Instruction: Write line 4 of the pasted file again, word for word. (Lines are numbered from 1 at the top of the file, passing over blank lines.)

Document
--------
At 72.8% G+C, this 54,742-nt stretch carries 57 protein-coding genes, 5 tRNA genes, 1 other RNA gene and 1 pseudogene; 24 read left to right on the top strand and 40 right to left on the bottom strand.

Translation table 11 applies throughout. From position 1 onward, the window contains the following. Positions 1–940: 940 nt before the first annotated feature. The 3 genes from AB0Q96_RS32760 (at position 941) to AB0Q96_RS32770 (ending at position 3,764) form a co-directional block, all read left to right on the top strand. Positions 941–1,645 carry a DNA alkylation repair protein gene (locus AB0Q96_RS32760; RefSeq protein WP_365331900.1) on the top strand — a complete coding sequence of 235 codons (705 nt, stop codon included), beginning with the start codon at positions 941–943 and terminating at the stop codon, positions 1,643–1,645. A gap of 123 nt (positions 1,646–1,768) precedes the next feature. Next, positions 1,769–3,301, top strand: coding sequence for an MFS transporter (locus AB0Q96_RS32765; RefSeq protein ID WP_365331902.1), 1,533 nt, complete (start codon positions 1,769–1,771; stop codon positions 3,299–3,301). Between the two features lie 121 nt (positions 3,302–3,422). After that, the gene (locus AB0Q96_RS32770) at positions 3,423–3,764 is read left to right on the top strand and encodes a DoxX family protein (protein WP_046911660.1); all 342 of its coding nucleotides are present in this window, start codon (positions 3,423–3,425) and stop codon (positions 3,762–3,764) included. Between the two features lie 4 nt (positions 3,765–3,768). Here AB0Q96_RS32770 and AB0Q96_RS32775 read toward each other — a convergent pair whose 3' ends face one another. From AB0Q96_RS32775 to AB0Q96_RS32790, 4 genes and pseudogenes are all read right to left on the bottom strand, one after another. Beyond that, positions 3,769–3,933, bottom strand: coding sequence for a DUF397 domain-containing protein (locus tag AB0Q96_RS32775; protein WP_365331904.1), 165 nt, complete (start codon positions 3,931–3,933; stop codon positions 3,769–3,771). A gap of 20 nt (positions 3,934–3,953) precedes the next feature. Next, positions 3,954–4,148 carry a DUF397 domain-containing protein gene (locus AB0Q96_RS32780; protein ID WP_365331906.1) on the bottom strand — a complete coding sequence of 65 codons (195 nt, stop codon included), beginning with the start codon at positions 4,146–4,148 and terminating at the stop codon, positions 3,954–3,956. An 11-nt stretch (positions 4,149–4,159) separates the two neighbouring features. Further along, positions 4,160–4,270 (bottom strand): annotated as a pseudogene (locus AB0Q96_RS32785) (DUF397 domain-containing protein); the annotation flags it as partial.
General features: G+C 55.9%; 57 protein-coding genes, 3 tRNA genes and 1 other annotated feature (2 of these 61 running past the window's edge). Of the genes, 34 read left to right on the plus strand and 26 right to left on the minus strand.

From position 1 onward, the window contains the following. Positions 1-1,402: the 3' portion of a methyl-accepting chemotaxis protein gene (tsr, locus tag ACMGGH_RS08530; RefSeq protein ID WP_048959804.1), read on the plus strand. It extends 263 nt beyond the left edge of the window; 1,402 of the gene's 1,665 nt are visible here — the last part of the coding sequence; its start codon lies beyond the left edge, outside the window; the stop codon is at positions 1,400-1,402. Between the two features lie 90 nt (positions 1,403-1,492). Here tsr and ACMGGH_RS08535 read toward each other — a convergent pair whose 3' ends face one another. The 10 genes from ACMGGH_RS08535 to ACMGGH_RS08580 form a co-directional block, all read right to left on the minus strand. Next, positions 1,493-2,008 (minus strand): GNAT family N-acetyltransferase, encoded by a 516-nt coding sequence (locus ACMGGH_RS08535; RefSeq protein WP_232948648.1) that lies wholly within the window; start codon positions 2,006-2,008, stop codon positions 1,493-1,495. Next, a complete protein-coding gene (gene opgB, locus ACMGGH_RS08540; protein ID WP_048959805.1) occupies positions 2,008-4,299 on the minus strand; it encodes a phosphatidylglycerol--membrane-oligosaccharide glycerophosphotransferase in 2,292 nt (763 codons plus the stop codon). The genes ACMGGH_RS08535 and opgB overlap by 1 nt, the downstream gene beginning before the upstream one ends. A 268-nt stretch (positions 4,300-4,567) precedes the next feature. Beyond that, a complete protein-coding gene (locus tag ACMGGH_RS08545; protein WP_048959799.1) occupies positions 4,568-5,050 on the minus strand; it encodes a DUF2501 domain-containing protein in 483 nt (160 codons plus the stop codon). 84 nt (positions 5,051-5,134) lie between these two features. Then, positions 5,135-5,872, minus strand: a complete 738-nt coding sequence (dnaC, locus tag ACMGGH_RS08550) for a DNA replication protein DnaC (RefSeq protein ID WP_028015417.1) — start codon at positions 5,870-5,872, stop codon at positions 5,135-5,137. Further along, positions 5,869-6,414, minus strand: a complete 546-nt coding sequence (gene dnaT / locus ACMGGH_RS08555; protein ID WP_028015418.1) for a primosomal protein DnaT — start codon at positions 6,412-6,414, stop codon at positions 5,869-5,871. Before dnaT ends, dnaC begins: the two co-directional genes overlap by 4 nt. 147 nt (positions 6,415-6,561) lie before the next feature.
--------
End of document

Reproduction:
From position 1 onward, the window contains the following. Positions 1-1,402: the 3' portion of a methyl-accepting chemotaxis protein gene (tsr, locus tag ACMGGH_RS08530; RefSeq protein ID WP_048959804.1), read on the plus strand. It extends 263 nt beyond the left edge of the window; 1,402 of the gene's 1,665 nt are visible here — the last part of the coding sequence; its start codon lies beyond the left edge, outside the window; the stop codon is at positions 1,400-1,402. Between the two features lie 90 nt (positions 1,403-1,492). Here tsr and ACMGGH_RS08535 read toward each other — a convergent pair whose 3' ends face one another. The 10 genes from ACMGGH_RS08535 to ACMGGH_RS08580 form a co-directional block, all read right to left on the minus strand. Next, positions 1,493-2,008 (minus strand): GNAT family N-acetyltransferase, encoded by a 516-nt coding sequence (locus ACMGGH_RS08535; RefSeq protein WP_232948648.1) that lies wholly within the window; start codon positions 2,006-2,008, stop codon positions 1,493-1,495. Next, a complete protein-coding gene (gene opgB, locus ACMGGH_RS08540; protein ID WP_048959805.1) occupies positions 2,008-4,299 on the minus strand; it encodes a phosphatidylglycerol--membrane-oligosaccharide glycerophosphotransferase in 2,292 nt (763 codons plus the stop codon). The genes ACMGGH_RS08535 and opgB overlap by 1 nt, the downstream gene beginning before the upstream one ends. A 268-nt stretch (positions 4,300-4,567) precedes the next feature. Beyond that, a complete protein-coding gene (locus tag ACMGGH_RS08545; protein WP_048959799.1) occupies positions 4,568-5,050 on the minus strand; it encodes a DUF2501 domain-containing protein in 483 nt (160 codons plus the stop codon). 84 nt (positions 5,051-5,134) lie between these two features. Then, positions 5,135-5,872, minus strand: a complete 738-nt coding sequence (dnaC, locus tag ACMGGH_RS08550) for a DNA replication protein DnaC (RefSeq protein ID WP_028015417.1) — start codon at positions 5,870-5,872, stop codon at positions 5,135-5,137. Further along, positions 5,869-6,414, minus strand: a complete 546-nt coding sequence (gene dnaT / locus ACMGGH_RS08555; protein ID WP_028015418.1) for a primosomal protein DnaT — start codon at positions 6,412-6,414, stop codon at positions 5,869-5,871. Before dnaT ends, dnaC begins: the two co-directional genes overlap by 4 nt. 147 nt (positions 6,415-6,561) lie before the next feature.